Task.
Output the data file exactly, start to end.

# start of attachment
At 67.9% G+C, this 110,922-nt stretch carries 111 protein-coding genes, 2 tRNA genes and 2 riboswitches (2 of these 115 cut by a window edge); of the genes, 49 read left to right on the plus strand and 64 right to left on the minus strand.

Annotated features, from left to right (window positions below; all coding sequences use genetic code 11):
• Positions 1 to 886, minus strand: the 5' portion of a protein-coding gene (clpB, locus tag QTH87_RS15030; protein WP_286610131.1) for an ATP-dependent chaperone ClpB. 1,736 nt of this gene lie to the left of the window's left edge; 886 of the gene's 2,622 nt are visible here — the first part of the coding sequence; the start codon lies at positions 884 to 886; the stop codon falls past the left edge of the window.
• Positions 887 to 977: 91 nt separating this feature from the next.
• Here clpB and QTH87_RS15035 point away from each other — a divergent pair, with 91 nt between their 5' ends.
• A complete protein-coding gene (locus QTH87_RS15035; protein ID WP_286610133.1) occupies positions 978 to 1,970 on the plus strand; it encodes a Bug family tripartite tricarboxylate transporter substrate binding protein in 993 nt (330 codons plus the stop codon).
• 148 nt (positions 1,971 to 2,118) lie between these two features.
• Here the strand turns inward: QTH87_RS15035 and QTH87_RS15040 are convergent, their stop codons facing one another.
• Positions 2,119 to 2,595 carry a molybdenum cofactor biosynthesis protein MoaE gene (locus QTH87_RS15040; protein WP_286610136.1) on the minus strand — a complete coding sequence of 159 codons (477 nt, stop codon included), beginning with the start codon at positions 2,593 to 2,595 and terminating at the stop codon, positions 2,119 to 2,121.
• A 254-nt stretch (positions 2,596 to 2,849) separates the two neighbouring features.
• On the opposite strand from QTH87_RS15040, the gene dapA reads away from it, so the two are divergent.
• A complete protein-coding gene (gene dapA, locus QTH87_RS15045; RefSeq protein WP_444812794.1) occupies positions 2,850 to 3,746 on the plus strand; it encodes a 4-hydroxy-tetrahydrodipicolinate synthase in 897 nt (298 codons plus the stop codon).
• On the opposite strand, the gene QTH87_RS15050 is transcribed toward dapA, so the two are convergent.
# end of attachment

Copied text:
At 67.9% G+C, this 110,922-nt stretch carries 111 protein-coding genes, 2 tRNA genes and 2 riboswitches (2 of these 115 cut by a window edge); of the genes, 49 read left to right on the plus strand and 64 right to left on the minus strand.

Annotated features, from left to right (window positions below; all coding sequences use genetic code 11):
• Positions 1 to 886, minus strand: the 5' portion of a protein-coding gene (clpB, locus tag QTH87_RS15030; protein WP_286610131.1) for an ATP-dependent chaperone ClpB. 1,736 nt of this gene lie to the left of the window's left edge; 886 of the gene's 2,622 nt are visible here — the first part of the coding sequence; the start codon lies at positions 884 to 886; the stop codon falls past the left edge of the window.
• Positions 887 to 977: 91 nt separating this feature from the next.
• Here clpB and QTH87_RS15035 point away from each other — a divergent pair, with 91 nt between their 5' ends.
• A complete protein-coding gene (locus QTH87_RS15035; protein ID WP_286610133.1) occupies positions 978 to 1,970 on the plus strand; it encodes a Bug family tripartite tricarboxylate transporter substrate binding protein in 993 nt (330 codons plus the stop codon).
• 148 nt (positions 1,971 to 2,118) lie between these two features.
• Here the strand turns inward: QTH87_RS15035 and QTH87_RS15040 are convergent, their stop codons facing one another.
• Positions 2,119 to 2,595 carry a molybdenum cofactor biosynthesis protein MoaE gene (locus QTH87_RS15040; protein WP_286610136.1) on the minus strand — a complete coding sequence of 159 codons (477 nt, stop codon included), beginning with the start codon at positions 2,593 to 2,595 and terminating at the stop codon, positions 2,119 to 2,121.
• A 254-nt stretch (positions 2,596 to 2,849) separates the two neighbouring features.
• On the opposite strand from QTH87_RS15040, the gene dapA reads away from it, so the two are divergent.
• A complete protein-coding gene (gene dapA, locus QTH87_RS15045; RefSeq protein WP_444812794.1) occupies positions 2,850 to 3,746 on the plus strand; it encodes a 4-hydroxy-tetrahydrodipicolinate synthase in 897 nt (298 codons plus the stop codon).
• On the opposite strand, the gene QTH87_RS15050 is transcribed toward dapA, so the two are convergent.